Over the last couple of days, Simon has been chasing and checking to get the things done that need doing before the boat goes back in. It was an uphill struggle.
Simon- “has the work been done?”
Boatyard employee- ” yes, it’s all done. The bill will be ready today”
Simon checks – hasn’t been done!
Boatyard employee- ‘”when I said it’d been done, I meant it would be done soon”
Simon – “When? “
Boatyard employee – ” the engineer will be there maybe 3 maybe 4 this afternoon”
It was a struggle but finally, the anti fouling paint was applied, with about 5 mins to launch the anode was changed (don’t ask- I do know where it is though and it would be under the water), Simon helped a nice Liverpudlian called Andy to ‘bend’ the sails ( they were overwintered in a cabin and so had to be attached to the mast), which took 2 hours of hard labour in the burning sun. I watched.
Finally the trailer turned up, collected the boat ( Ooer!), drove it down the line to an open space, transferred it to a cradle ( fully captured on video which may find its way on here later after editing) and then drove it over the chanel and lowered it in. Then it was driven off of the belt by Kevin the surveyor and Stephen the yacht broker plus Simon. I joined them for the sea trial.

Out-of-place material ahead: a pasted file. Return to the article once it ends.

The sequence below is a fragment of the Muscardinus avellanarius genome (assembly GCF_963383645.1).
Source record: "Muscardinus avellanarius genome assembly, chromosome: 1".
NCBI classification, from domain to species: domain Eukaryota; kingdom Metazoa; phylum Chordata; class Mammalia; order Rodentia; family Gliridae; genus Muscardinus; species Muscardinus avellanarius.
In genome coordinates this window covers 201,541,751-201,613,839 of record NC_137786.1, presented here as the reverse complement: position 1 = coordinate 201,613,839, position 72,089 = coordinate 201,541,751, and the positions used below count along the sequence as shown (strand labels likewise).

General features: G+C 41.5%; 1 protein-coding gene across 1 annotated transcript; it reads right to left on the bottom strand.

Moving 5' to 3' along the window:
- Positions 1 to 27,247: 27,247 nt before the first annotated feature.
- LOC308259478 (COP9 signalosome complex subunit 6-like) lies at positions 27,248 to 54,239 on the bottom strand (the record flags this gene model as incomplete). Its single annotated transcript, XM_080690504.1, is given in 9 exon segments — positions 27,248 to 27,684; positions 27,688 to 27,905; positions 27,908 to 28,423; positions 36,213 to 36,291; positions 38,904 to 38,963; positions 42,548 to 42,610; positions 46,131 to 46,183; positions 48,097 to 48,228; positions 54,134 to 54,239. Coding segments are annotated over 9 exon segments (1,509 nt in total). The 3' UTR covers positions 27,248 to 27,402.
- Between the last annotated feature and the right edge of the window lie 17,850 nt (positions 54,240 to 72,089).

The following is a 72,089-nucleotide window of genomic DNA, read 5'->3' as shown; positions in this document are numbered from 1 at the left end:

The sea trial took about 2 hours and entailed a lot of engine work, testing the boat at various revs both forward and reverse. Kevin observed the engine. Then they put the sails up ( I just watched although I did helm), did some tacks and then came back. Everyone thought the boat sailed ‘ beautifully’ through the water, with higher speeds than expected. I was just pleased it didn’t sink!
The stressful moment was parking (yes, they say that too). We had ‘accepted’ the boat by then so Simon took control. We had to come in ‘stern to’ next to another yacht that had no fenders. Ours is quite a big yacht when you are manoeuvring and there were other yachts about. It’s not easy to reverse, control isn’t that good. If we dent it, it costs a lot, practically the boat is now ours- it’s our risk. I couldn’t look! It was scary. Our fenders were out but to see the side of our boat seem to make contact with the next one- I waited for the crunch- but it didn’t come. Simon did well. I breathed! Simon and I will have to do that on our own soon, I hope I haven’t bitten off more than I can chew…
So, it seems a grey area as to exactly when ownership passes. We have the keys and plan to sail it from its temporary berth to another one tomorrow- that’ll be a test. But we don’t yet have the bill of Sale and so can’t proceed far. All Marinas require you to prove ownership and show insurance. But we can move it to Lefkas Marina which is where the broker is, on his say so. So we’ll do that.